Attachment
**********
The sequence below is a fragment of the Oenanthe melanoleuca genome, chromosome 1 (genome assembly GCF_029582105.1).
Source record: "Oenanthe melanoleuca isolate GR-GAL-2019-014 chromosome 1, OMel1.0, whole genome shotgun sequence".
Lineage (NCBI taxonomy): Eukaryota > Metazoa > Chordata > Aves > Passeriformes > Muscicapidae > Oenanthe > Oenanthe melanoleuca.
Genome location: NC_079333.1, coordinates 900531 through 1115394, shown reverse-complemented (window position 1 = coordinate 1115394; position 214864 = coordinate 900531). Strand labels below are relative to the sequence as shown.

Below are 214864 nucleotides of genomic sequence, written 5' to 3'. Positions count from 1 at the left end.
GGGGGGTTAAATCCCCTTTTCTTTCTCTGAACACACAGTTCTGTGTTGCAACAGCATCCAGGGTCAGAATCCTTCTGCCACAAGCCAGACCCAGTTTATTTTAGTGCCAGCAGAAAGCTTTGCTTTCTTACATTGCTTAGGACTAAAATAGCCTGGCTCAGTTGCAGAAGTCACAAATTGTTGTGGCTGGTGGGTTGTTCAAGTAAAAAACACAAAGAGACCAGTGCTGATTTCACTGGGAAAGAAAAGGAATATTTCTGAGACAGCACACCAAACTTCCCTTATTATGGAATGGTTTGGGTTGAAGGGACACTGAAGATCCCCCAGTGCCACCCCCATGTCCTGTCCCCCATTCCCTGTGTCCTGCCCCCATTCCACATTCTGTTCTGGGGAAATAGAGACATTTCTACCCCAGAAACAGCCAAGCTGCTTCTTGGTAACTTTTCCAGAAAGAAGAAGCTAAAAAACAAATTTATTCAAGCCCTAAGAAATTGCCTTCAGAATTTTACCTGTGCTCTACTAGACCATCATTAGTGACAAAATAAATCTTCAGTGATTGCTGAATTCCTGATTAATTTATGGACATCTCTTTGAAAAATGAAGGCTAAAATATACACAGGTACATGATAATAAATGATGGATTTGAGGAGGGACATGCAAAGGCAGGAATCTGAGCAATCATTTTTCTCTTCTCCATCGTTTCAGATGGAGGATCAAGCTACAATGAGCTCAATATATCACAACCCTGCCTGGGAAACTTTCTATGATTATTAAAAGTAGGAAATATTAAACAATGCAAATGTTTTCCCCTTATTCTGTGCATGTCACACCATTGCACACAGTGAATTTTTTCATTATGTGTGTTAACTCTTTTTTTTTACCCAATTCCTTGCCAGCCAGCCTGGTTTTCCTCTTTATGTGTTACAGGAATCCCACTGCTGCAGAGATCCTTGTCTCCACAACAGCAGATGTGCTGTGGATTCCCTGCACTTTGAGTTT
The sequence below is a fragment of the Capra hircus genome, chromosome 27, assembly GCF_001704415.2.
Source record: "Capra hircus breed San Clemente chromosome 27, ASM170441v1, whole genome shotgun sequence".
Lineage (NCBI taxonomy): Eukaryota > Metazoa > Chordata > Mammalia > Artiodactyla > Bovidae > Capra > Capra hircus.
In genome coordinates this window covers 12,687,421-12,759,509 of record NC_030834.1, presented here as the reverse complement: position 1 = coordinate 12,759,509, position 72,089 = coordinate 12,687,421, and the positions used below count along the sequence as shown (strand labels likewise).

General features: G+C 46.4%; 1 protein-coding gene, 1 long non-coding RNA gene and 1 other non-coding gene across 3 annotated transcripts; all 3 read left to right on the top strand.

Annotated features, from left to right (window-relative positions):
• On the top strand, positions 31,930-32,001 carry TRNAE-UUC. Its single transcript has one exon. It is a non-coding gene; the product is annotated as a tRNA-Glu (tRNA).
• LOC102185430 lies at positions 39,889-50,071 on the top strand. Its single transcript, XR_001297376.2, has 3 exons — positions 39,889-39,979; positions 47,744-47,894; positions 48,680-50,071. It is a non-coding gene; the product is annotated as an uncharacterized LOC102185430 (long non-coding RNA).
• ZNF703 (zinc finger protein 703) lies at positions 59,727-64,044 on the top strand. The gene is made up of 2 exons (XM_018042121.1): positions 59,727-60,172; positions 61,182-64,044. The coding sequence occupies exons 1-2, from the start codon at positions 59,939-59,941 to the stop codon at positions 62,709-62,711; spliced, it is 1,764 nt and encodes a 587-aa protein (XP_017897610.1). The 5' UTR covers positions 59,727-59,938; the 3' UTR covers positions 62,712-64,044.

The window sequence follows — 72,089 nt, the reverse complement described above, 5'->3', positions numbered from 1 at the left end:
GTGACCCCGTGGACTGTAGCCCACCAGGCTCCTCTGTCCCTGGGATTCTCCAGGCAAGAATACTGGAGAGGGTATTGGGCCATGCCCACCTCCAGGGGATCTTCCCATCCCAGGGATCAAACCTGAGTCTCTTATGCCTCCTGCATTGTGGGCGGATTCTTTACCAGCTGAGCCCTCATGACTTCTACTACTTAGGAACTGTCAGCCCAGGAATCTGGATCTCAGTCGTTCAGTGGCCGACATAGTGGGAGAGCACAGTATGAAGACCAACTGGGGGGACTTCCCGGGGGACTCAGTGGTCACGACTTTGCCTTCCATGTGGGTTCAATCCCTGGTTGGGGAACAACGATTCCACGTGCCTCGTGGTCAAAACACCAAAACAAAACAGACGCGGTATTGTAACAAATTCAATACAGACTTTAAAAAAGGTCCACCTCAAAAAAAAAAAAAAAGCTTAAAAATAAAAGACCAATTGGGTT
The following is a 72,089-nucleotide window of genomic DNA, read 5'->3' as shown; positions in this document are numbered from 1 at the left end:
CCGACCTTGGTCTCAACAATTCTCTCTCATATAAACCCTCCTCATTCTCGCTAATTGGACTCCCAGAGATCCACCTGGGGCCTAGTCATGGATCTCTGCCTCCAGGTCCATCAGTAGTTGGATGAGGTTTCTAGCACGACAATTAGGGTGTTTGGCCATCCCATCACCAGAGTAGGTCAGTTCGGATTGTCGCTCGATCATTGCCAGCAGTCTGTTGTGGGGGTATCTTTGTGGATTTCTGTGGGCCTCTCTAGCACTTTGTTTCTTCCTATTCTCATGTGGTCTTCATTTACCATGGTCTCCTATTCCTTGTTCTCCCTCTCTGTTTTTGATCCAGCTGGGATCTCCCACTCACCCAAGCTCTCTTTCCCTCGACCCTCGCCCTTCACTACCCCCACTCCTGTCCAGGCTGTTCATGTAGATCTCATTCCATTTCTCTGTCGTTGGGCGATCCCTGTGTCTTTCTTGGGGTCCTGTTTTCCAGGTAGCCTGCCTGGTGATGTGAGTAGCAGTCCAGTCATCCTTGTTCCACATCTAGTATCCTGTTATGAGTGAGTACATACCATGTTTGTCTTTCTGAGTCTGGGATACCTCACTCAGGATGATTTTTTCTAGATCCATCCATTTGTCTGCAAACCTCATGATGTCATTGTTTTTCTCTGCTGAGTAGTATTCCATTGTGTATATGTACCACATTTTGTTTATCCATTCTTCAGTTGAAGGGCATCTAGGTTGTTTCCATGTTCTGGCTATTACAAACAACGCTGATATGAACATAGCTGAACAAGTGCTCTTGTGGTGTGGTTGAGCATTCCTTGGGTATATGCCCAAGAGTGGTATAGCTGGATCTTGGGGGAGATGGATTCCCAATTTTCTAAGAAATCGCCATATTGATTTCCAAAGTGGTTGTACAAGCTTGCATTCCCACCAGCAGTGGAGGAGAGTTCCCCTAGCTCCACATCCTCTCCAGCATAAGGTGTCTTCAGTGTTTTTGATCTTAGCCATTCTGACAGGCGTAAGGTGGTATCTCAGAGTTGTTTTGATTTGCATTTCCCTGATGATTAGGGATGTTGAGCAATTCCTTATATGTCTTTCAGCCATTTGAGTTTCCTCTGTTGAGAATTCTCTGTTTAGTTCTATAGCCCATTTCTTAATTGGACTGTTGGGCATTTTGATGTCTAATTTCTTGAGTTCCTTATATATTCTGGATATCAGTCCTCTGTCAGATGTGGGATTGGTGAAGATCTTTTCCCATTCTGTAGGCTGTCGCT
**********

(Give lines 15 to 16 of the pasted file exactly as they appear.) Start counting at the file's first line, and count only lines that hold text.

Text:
• ZNF703 (zinc finger protein 703) lies at positions 59,727-64,044 on the top strand. The gene is made up of 2 exons (XM_018042121.1): positions 59,727-60,172; positions 61,182-64,044. The coding sequence occupies exons 1-2, from the start codon at positions 59,939-59,941 to the stop codon at positions 62,709-62,711; spliced, it is 1,764 nt and encodes a 587-aa protein (XP_017897610.1). The 5' UTR covers positions 59,727-59,938; the 3' UTR covers positions 62,712-64,044.

The window sequence follows — 72,089 nt, the reverse complement described above, 5'->3', positions numbered from 1 at the left end: